Hydrilla is a noxious weed native, we think to Asia, although it has
spread widely across the globe today. This plant has leaves in whorls
of normally 5. It has serrations or small spines on the midrib, of which
is also slightly reddish when fresh.
Hydrilla is considered the most problematic aquatic plant in the United
states. Part of the reason for this is because of its fast growth and
its ability to regenerate from tubers and from fragments.
is a plant that looks very similar to three other invasive plants - Egeria
densa and Elodea canadensis. There
are however some easy ways to tell the difference. First of all, Egeria
has the largest leaves of any of them, growing up to 1/2 inch in diameter
and 3/4 to 5/4 inches long. Unlike Elodea, which is much smaller and has
whorls of 3 (rarely 4), Egeria has whorls of from 4-6, but never 3. Hydrilla
usually has whorls of 5. Finally, while Elodea and Egeria have smooth
leaves, Hydrilla's feels rough to the touch. This is because there are
small teeth on the midrib. With this information, you should be able to
distinguish these three major noxious aquatic plants.
Rob Nelson: "For three years I worked at an aquatic
plant research facility in North Texas (LAERF).
I worked as a researcher, trying to help understand both how native systems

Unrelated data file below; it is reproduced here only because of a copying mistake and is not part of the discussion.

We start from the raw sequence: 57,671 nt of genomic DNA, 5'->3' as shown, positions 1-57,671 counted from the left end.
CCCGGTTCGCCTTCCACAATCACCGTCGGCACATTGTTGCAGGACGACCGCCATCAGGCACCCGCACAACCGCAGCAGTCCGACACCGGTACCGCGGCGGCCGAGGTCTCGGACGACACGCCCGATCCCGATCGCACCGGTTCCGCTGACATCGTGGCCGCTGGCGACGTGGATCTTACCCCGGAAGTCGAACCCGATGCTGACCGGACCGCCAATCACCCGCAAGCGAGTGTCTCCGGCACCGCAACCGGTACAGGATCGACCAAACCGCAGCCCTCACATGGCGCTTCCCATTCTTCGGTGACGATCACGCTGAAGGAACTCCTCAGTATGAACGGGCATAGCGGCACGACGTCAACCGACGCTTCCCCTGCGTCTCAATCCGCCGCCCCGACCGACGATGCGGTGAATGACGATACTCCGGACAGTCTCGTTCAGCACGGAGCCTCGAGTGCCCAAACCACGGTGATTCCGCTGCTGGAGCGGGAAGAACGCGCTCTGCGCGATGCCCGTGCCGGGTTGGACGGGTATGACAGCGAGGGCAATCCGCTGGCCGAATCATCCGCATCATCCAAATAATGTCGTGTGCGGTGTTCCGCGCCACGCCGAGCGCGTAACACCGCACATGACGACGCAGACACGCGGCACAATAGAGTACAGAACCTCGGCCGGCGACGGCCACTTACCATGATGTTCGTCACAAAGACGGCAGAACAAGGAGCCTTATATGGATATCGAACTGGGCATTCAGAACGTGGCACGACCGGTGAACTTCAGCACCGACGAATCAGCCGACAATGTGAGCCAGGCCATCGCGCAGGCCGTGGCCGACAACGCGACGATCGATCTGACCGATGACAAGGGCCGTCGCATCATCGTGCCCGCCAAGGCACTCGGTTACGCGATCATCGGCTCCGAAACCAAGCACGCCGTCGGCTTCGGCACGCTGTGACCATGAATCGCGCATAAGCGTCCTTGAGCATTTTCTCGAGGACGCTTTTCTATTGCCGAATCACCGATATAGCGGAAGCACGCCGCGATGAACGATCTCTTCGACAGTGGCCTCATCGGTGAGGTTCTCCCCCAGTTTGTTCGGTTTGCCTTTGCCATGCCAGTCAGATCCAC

are effected by invasive plants and how to control the spread of these
invaders. Probably the worst aquatic plant we had to deal with was Hydrilla.
Hydrilla can withstand a drawdown (no water in a pond) for several years,
it can withstand intense heat, and its impossible to get rid of by mechanical
extraction alone. We tried chemical means, which unfortunately kill the
natives as well. We finally tried to examine biocontrol as a viable option
to reduce plant stock."
"For several years, different controlled, and isolated experiments
on Hydrilla were conducted with an introduced fly from Pakistan. This
fly had larvae the drilled into the hydrilla stems and essentially caused
the entire plant to be so severely disabled that it could no longer compete
with natives species."
"Today the research that has been done through the Army Corp of
Engineers in Lewisville and in Vicksburg Mississippi has concluded that
there is no danger to native populations, and because of that the fly
has been introduced to several lakes and rivers. One of the best examples
of this is the infestation of the Rio Grande River, which has now been